Firms often collaborate to produce inter-operability standards so that independently designed products can work together. When this process takes place in a Standard Setting Organization (SSO), participants are typically required to disclose any intellectual property rights (IP) that would be infringed by a proposed standard, and asked for a commitment to license their essential IP on fair, reasonable and non-discriminatory terms. This paper describes the IP disclosure process, and provides an overview of a publicly available IP disclosure dataset that the authors have compiled using the archives of thirteen major SSOs. We use these new data to illustrate several major trends in standards development, and to show how "declared essential" patents differ from a random sample of patents of the same vintage covering similar technology.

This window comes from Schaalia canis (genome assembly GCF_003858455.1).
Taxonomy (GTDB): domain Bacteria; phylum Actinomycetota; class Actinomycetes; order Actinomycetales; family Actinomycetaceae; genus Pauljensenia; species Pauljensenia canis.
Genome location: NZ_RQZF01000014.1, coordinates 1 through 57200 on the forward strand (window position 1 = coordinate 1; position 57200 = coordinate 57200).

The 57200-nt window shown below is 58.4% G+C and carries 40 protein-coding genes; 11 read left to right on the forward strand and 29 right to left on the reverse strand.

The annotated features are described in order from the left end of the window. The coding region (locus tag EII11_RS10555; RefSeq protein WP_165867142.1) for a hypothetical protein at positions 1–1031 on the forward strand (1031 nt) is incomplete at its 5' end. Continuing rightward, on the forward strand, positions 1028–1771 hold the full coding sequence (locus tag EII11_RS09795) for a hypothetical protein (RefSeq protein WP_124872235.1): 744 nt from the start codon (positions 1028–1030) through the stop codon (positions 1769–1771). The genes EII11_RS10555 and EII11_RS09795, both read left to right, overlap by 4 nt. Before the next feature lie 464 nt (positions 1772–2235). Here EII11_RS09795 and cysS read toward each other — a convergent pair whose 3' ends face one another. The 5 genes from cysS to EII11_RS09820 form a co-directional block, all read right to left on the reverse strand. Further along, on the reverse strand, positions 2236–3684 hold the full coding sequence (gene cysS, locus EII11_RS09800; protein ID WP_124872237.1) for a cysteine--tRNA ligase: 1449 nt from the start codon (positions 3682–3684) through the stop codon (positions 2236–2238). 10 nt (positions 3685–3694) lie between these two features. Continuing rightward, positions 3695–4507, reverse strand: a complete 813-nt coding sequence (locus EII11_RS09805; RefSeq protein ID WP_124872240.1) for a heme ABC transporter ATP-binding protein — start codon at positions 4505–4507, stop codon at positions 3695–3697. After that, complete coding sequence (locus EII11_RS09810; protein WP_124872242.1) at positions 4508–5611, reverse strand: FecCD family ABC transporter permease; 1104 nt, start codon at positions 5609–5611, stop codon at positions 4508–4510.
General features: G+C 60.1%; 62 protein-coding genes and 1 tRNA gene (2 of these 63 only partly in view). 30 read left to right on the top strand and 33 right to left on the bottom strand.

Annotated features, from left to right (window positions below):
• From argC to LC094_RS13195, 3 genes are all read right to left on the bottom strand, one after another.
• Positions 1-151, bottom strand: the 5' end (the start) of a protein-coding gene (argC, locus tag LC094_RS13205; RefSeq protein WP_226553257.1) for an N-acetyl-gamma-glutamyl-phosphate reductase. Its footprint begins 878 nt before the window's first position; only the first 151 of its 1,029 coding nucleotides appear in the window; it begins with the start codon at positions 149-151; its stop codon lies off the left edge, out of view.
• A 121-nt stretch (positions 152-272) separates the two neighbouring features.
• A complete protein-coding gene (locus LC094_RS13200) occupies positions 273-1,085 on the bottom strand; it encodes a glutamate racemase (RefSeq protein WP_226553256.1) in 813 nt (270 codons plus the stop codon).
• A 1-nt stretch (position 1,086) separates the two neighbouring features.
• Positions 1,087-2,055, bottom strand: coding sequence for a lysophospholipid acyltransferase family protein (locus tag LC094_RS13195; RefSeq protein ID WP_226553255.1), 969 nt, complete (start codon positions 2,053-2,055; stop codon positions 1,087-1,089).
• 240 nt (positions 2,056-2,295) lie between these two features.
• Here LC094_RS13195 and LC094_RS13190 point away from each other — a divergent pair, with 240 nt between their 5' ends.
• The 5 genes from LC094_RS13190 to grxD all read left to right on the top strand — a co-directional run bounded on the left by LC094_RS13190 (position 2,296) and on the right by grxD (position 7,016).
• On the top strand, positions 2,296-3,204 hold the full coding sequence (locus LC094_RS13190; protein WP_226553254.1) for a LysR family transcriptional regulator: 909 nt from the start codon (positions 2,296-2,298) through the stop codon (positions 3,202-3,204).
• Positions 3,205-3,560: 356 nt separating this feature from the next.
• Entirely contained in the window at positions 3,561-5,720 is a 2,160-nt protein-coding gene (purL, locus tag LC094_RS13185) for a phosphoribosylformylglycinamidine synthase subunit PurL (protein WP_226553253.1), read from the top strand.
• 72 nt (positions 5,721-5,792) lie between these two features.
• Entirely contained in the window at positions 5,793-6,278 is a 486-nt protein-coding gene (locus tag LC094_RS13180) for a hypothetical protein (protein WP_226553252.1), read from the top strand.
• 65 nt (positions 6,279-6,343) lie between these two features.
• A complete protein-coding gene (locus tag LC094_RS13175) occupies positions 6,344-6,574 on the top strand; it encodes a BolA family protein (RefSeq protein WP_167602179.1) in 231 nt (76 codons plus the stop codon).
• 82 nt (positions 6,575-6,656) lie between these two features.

|Publication status||Published - 2012|
|Event||conference; NBER Conference on Standards, Patents & Innovation; 2012-01-20; 2012-01-21 - |
Duration: 20 Jan 2012 → 21 Jan 2012
|Conference||conference; NBER Conference on Standards, Patents & Innovation; 2012-01-20; 2012-01-21|
|Period||20/01/12 → 21/01/12|
|Other||NBER Conference on Standards, Patents & Innovation|